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Kirk's story

‘All boys and girls in homes, institutions etc want to go home to be normal’, Kirk told the Commissioner. ‘In a home they are not normal. They’re doing a lot of the normal things – they’re eating and sleeping and going to the toilet and many other things – but … they don’t live in the natural sun of Father and Mother.’

Kirk lost his father when he was eight years old. When he was 11 his mother got sick and couldn’t take care of him anymore. None of his uncles were willing to take him so in the early 1950s he was sent to a Methodist boys’ home in Melbourne.

The home was located on a large farm where Kirk was quickly put to work. Life wasn’t too bad. Though he missed his mum, Kirk was well fed and got to enjoy playing sport with the other boys.

He also had some opportunities to learn new and interesting things. One evening another boy told him about an engineering class that was about to get underway. Not knowing any better, Kirk went along.

The classes were run by a man named Tony Walters. He was a fun, engaging man who had brought along a range of machines and power tools that he encouraged the boys to use. Looking back on it now, Kirk believes that Walters had organised the classes specifically so that he could gain access to the boys and then sexually abuse them.

‘These people hide behind corners and join these little things and groups and force their way into areas and then they go about with their work. And it’s taken me 30 years to work that out. They are getting into youth groups and the churches and many other things, and this is how he got in there.’

Pretty soon Walters started taking boys home with him on weekends and holidays. None of the staff at the home objected. Kirk vividly recalled one of his early trips to Walters’ house. He arrived with some other boys but Walters quickly took him aside, saying he wanted to show him a microscope.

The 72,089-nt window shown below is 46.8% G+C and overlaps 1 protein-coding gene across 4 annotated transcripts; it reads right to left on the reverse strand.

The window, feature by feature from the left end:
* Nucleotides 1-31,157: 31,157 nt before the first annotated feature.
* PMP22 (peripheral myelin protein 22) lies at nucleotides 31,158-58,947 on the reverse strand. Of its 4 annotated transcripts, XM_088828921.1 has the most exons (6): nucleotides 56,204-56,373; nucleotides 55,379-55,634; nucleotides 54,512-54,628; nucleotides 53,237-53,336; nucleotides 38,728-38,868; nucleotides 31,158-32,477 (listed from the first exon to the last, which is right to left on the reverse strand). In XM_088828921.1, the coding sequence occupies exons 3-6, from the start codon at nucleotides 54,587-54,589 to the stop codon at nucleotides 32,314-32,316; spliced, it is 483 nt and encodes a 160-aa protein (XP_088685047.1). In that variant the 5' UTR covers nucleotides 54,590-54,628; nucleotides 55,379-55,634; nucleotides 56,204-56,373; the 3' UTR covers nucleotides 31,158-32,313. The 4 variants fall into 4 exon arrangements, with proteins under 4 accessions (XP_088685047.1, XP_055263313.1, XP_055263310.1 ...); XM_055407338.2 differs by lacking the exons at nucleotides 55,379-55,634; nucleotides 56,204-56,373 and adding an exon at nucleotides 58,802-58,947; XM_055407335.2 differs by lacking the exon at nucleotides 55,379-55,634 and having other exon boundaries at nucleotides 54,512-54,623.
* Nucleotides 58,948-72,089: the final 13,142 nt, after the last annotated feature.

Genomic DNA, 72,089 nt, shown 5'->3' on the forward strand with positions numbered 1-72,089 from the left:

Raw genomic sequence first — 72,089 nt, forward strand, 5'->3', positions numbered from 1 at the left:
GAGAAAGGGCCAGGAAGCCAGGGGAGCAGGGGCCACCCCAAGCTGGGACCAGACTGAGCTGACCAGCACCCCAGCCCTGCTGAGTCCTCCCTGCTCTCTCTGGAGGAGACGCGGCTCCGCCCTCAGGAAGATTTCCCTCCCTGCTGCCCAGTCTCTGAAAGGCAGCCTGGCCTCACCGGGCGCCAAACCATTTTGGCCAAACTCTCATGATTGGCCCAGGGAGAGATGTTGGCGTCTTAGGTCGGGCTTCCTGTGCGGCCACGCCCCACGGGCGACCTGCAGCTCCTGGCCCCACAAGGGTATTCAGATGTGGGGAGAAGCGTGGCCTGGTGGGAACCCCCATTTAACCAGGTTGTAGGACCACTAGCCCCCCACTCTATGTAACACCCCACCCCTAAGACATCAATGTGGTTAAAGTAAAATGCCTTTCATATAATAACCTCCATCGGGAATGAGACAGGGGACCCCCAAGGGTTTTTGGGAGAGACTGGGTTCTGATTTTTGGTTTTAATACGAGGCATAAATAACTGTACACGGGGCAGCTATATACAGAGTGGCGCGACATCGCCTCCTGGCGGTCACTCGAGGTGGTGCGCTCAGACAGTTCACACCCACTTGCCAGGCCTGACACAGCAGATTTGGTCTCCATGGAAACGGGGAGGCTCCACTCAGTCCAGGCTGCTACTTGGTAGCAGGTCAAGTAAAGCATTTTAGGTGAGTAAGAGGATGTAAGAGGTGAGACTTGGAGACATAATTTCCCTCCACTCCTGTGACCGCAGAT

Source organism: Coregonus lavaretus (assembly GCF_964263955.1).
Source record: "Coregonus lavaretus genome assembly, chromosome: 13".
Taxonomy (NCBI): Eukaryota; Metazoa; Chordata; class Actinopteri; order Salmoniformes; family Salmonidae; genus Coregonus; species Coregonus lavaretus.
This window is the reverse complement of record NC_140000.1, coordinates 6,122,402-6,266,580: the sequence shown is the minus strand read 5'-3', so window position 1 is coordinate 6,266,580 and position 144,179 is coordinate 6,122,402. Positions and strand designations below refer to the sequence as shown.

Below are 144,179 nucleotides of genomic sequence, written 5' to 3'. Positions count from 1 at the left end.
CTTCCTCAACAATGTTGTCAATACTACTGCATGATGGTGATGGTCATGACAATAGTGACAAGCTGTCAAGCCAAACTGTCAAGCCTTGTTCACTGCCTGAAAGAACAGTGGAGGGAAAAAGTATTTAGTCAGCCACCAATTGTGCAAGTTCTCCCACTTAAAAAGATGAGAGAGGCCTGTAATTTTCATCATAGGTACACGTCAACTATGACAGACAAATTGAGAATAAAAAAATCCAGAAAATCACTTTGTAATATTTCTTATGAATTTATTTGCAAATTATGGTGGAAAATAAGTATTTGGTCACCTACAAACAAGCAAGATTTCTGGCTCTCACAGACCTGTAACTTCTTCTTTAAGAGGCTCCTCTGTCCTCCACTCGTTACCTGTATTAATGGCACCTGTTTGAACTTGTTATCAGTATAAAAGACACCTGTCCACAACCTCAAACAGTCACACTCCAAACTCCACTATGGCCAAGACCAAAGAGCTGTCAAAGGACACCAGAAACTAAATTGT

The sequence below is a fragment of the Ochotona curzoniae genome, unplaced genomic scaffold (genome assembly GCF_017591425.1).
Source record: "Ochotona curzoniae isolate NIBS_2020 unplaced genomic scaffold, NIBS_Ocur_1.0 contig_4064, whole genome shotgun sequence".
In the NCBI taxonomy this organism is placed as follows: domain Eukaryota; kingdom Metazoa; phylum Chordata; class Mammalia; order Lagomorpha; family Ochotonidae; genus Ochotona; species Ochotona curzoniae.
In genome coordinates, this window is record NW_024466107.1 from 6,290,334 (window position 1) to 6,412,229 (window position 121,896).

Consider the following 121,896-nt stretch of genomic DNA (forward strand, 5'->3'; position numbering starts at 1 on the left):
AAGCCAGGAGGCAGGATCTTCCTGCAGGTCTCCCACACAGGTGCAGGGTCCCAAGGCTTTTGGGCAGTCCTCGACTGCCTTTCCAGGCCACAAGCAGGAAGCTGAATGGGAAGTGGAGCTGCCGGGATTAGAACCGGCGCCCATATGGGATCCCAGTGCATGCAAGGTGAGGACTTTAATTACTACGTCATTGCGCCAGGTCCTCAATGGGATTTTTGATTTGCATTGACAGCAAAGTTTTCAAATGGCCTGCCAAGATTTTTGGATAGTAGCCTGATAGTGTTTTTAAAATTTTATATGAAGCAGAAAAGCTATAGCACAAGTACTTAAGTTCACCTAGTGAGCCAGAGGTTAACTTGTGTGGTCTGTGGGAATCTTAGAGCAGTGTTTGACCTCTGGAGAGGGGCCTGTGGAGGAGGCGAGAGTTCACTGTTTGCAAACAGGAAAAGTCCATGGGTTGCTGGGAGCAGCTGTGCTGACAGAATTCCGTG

‘He said, “I look at things through it. And if I can get some sperm we’ll put it on a glass slide and put it under this microscope and you can see things moving in there. So I’ll need a hand to do this, too”. So that’s where it started.’

That night Walters took Kirk to bed with him and raped him. There were many more incidents like that over the next few years. At first Kirk felt confused and conflicted about the situation.

‘He was good to us. It probably sounds stupid to put it that way but in the home you were in a dead end … He was an outing from the home, and we were looking forward to this “outing”, to get away, to go somewhere.’

Then when Kirk was about 12 he began to realise how wrong Walters’ behaviour was and how bad it was making him feel.

‘There came a time when I thought, “Something’s wrong here” and I was thinking of committing suicide … Then I lost my mother who was very, very sick anyhow. But she died. So I’d lost two in about four, five years. Plus this business. It took an effect on me.’

Kirk didn’t try to kill himself. Instead he marshalled his resolve and eventually took action to make sure Walters never touched him again. ‘I was getting bigger. I was playing footy and doing things. And I was able to turn around and say “I don’t want to go”. Didn’t give any explanation. So then he moved on to someone else.’

At that age, Kirk didn’t understand the impact that Walters was having on other boys. ‘Bit stupid, bit young, naïve … It’s probably easy to make up excuses too, but you’re not thinking that way.’

Life went on. Kirk moved to another home and started an apprenticeship that transitioned him from the home into the workforce. Then gradually the effects of the abuse began to show in his life.

‘It definitely has not helped me in my marriage and bringing up children and many other things. I can definitely say that. I took my wife back to her mother and said “No more”. When I think of that now, that’s disgraceful conduct. It’s easy to say she’s at fault but I was definitely at fault. And I would say that’s hereditary from this business.’

Years later Kirk remarried and, after some time, told his new wife about the abuse. He went on to tell his kids and the pastor at his church. He said he’s now at a stage where he can openly acknowledge what happened to him as a child and the ongoing damage it caused.

‘It has definitely affected me all these years. It’s a thing that’s probably always there. You put it in the past and in the background but it’s funny how it creeps up.’

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